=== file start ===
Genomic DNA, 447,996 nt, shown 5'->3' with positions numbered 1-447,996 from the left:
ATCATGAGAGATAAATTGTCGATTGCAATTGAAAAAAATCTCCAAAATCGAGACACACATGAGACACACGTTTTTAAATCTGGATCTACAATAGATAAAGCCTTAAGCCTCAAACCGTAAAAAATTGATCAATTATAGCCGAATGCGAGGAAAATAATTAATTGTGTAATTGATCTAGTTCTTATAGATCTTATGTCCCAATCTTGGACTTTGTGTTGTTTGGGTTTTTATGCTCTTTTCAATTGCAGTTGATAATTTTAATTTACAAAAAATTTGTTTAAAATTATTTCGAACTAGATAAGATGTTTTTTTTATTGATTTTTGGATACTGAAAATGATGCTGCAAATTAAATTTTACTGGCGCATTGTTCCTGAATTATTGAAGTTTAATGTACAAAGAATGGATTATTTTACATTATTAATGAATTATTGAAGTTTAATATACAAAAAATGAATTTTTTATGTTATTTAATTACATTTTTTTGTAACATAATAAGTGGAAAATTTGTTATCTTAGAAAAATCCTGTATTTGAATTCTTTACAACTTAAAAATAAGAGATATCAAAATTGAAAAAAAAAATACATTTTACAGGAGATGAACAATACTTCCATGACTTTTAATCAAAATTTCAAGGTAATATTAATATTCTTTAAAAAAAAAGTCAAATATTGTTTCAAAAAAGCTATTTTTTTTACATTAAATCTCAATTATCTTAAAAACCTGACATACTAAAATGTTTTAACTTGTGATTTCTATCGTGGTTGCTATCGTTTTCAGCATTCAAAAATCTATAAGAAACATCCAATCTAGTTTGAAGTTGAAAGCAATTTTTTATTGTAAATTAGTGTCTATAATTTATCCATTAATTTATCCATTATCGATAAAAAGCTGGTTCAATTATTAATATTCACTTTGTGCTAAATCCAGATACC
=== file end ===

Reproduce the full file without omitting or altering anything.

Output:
Genomic DNA, 447,996 nt, shown 5'->3' with positions numbered 1-447,996 from the left:
ATCATGAGAGATAAATTGTCGATTGCAATTGAAAAAAATCTCCAAAATCGAGACACACATGAGACACACGTTTTTAAATCTGGATCTACAATAGATAAAGCCTTAAGCCTCAAACCGTAAAAAATTGATCAATTATAGCCGAATGCGAGGAAAATAATTAATTGTGTAATTGATCTAGTTCTTATAGATCTTATGTCCCAATCTTGGACTTTGTGTTGTTTGGGTTTTTATGCTCTTTTCAATTGCAGTTGATAATTTTAATTTACAAAAAATTTGTTTAAAATTATTTCGAACTAGATAAGATGTTTTTTTTATTGATTTTTGGATACTGAAAATGATGCTGCAAATTAAATTTTACTGGCGCATTGTTCCTGAATTATTGAAGTTTAATGTACAAAGAATGGATTATTTTACATTATTAATGAATTATTGAAGTTTAATATACAAAAAATGAATTTTTTATGTTATTTAATTACATTTTTTTGTAACATAATAAGTGGAAAATTTGTTATCTTAGAAAAATCCTGTATTTGAATTCTTTACAACTTAAAAATAAGAGATATCAAAATTGAAAAAAAAAATACATTTTACAGGAGATGAACAATACTTCCATGACTTTTAATCAAAATTTCAAGGTAATATTAATATTCTTTAAAAAAAAAGTCAAATATTGTTTCAAAAAAGCTATTTTTTTTACATTAAATCTCAATTATCTTAAAAACCTGACATACTAAAATGTTTTAACTTGTGATTTCTATCGTGGTTGCTATCGTTTTCAGCATTCAAAAATCTATAAGAAACATCCAATCTAGTTTGAAGTTGAAAGCAATTTTTTATTGTAAATTAGTGTCTATAATTTATCCATTAATTTATCCATTATCGATAAAAAGCTGGTTCAATTATTAATATTCACTTTGTGCTAAATCCAGATACC